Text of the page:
[00:04:23.330]And, we were blessed with a
[00:04:24.310]Nebraska Environmental Trust Fund grant
[00:04:26.040]where NRCS, Extension, and several other agencies
[00:04:28.910]work together for an educational program for nine years.
[00:04:32.040]Unfortunately, that grant ran out.
[00:04:35.420]NRCS and Extension is still quite heavily involved.
[00:04:38.260]But Dan, the title that's actually more important
[00:04:41.210]for you guys is he's actual producer as well,
[00:04:43.003]a no-till farmer.
[00:04:44.330]He's been doing this on his own farm.
[00:04:46.120]A lot of this he's gonna share is his experiences,
[00:04:48.320]perhaps some of the work they're also doin'
[00:04:51.260]on the Lower Elkhorn NRD where he's been a coordinator
[00:04:53.430]for no-till and cover crop programs, there,
[00:04:55.870]for over 15 years, now.
[00:04:58.070]I've lost track.
[00:04:59.900]19, Whoa, I have lost track.
[00:05:02.720]I've been in the system too long.
[00:05:04.050]And, that tells ya how long I've known Dan as well
[00:05:06.480]because been workin' on that program with him ever since.
[00:05:10.060]So again, Dan Gillespie, a no-till producer
[00:05:12.023]and NRCS no-till specialist.
[00:05:14.630]Thank you, Paul.
[00:05:17.310]Okay, great presentations, Justin and Nathan.
[00:05:22.280]Nathan, I attempted to become a wheat grower in 2006.
[00:05:26.230]I wish you'd have been around, then.
[00:05:28.610]Part of that we'll unwrap, unfold here.
[00:05:31.940]Okay, so, let's get goin', here.
[00:05:40.210]Okay, let's get goin' here. (laughs)
[00:05:49.200]Okay, there we go.
[00:05:50.640]All right, I'm from Madison County,
[00:05:52.540]northeast part of the state.
[00:05:54.510]Loess Hills, Nora, Croften, silty clay loams,
[00:05:57.040]four to 16 percent slopes, 65% irrigated,
[00:06:01.980]and about 26, 27 inches a year rainfall.
[00:06:06.950]This, actually, my journey with ephemeral gullies
[00:06:12.360]started in 2004.
[00:06:14.760]I'd been no-tilling continuously since 1991.
[00:06:19.251]13 years in, I thought I had the system.
[00:06:23.570]No-till, no-till, no-till.
[00:06:25.060]Leave the residue on the surface; deflect the impact
[00:06:27.715]of the raindrop.
[00:06:29.240]Everything was good.
[00:06:30.240]But then, we ran into 2004.
[00:06:33.630]I don't know how well you can see that green.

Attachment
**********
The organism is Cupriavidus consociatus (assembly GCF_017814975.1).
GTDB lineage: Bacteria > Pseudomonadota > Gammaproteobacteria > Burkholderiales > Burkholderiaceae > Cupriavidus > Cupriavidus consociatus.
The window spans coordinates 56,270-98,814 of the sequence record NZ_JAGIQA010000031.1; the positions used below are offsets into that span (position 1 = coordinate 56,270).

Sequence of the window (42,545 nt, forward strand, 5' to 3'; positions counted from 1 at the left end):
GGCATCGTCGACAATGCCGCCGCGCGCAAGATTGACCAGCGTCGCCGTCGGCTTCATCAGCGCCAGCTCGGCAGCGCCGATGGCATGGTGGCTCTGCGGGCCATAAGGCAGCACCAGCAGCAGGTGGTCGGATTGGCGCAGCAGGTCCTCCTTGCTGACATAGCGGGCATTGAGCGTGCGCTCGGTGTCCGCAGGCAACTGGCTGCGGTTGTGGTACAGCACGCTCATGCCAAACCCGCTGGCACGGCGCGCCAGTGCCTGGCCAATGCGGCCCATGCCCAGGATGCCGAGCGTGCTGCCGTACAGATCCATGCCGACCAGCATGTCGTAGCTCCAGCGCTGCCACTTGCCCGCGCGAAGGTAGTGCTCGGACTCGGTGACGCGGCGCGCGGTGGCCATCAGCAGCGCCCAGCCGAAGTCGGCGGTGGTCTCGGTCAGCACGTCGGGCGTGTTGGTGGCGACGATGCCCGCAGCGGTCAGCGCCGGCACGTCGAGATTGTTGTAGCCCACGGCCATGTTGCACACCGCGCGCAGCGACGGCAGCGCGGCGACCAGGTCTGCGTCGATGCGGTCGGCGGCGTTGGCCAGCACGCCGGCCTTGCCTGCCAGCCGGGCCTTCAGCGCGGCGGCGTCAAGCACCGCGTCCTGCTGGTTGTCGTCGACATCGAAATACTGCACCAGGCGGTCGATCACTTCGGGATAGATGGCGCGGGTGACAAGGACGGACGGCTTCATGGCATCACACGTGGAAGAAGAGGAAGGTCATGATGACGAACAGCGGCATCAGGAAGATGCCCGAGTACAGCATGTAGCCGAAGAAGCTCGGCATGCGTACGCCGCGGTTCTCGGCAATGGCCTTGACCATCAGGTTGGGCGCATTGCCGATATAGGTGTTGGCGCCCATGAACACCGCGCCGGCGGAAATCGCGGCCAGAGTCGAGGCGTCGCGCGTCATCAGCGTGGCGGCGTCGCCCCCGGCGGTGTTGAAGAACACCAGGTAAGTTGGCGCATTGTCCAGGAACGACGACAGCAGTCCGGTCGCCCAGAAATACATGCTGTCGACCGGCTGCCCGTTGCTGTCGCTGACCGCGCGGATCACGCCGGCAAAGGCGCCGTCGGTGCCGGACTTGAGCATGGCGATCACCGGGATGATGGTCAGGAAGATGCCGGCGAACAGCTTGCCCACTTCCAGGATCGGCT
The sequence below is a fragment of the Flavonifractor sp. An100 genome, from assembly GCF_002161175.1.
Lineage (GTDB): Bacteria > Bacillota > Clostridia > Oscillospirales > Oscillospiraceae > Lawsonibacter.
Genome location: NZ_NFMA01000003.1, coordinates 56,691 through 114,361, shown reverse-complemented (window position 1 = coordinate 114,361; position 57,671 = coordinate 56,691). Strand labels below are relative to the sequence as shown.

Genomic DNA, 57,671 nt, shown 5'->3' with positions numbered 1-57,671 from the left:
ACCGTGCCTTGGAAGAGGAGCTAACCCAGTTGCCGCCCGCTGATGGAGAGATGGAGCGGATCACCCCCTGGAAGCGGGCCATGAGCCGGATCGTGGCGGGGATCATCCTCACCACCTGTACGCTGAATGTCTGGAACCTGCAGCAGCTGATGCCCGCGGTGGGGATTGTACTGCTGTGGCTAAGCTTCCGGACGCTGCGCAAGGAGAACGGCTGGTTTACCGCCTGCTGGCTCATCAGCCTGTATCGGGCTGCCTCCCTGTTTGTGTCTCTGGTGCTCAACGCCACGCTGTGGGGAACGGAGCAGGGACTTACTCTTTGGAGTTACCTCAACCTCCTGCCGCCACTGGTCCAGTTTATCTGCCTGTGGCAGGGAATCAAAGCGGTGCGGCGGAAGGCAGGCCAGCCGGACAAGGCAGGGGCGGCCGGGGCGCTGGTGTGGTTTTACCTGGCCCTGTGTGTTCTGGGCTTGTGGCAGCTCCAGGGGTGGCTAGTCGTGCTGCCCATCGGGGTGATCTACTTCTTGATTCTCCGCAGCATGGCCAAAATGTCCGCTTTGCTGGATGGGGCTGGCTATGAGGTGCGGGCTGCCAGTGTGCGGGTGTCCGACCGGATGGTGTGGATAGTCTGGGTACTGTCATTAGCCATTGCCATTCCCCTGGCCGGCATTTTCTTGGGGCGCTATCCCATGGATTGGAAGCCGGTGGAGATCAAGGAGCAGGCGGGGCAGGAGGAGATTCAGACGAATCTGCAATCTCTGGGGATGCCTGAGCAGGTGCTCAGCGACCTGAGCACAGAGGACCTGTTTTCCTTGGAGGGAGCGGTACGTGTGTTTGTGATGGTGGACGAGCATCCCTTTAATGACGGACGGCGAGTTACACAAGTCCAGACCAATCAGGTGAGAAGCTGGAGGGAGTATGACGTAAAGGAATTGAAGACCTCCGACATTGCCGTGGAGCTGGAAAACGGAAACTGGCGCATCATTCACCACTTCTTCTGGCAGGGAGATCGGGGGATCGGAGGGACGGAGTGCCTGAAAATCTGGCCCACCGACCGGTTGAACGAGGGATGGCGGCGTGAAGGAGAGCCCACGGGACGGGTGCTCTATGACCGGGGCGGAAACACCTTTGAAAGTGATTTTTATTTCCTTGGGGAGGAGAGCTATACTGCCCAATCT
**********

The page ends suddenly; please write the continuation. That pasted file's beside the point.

[00:06:35.280]That was a new experiment.
[00:06:36.730]Two and a half inches in 20 minutes.
[00:06:39.375]Seven and a half inch an hour intensity, there.
[00:06:42.440]60 mile an hour wind.
[00:06:43.800]This is a result of that.
[00:06:45.810]Ralph Pieke, who I worked with up at the Shell Creek
[00:06:48.230]Watershed group, called me up and said,
[00:06:50.347]"Let's get up in the air and take a look at it."
[00:06:53.070]So, if you've never seen a big rainfall event
[00:06:55.290]from the air and you have somebody
[00:06:56.920]that can get you up there, it's very interesting to watch.
[00:07:00.040]It's small watershed, big watershed.
[00:07:02.179]All the erosion runoff patterns all look the same.
[00:07:07.400]2005, we had five and three quarters in 45 minutes of hail.
[00:07:12.380]That was when I decided it was time to do something.
[00:07:14.991]2007 May, five inch to seven inch rain
[00:07:19.210]in the Battle Creek Watershed.
[00:07:20.480]2008, another three and a half incher
[00:07:23.060]on some saturated soils, some really saturated soils.
[00:07:26.760]And, it's amazing what the cover crops did for ya, there.
[00:07:29.860]You'll see the picture, there.
[00:07:31.190]It looks like there's a lot of damage.
[00:07:32.710]Mostly, that is just residue that moved.
[00:07:35.690]So, that was a relief when I got back out of the plane
[00:07:38.000]and got back out on the farm and looked at it.
[00:07:40.309]Here's the ephemeral gully experience where it started.
[00:07:44.160]These are some 16% slopes.
[00:07:46.070]I had put in waterways early on in my NRCS career.
[00:07:50.100]These were a little bit older.
[00:07:51.280]But, that intensity, it moved a lot of that bean residue,
[00:07:56.970]and I think a lot of it ended up right next
[00:07:59.848]to the flow area, the entrance area in the waterway.
[00:08:05.170]And, I had some water moving along the side of the waterway,
[00:08:09.990]which is a common experience with a lot of you guys
[00:08:12.410]on the older waterways.
[00:08:13.920]But, it cut some ditches, and it basically made
[00:08:16.256]those waterways unusable.
[00:08:19.010]So, I knew that those would eventually have to come out.
[00:08:23.910]And in the meantime, just decided to go
[00:08:28.035]to continuous cover cropping.
[00:08:30.030]Continuous cover cropping, at the end of the day here,
[00:08:32.900]will be the message that I probably tell you
[00:08:35.770]is the best thing you can do to address
[00:08:38.495]your ephemeral gullies from a cultural standpoint.
[00:08:43.250]Okay, so I'm borrowin' a couple of slides from Britt Weiser.
[00:08:47.120]It was Britt's job to educate all of us at NRCS
[00:08:51.730]about what was an ephemeral gully, what wasn't,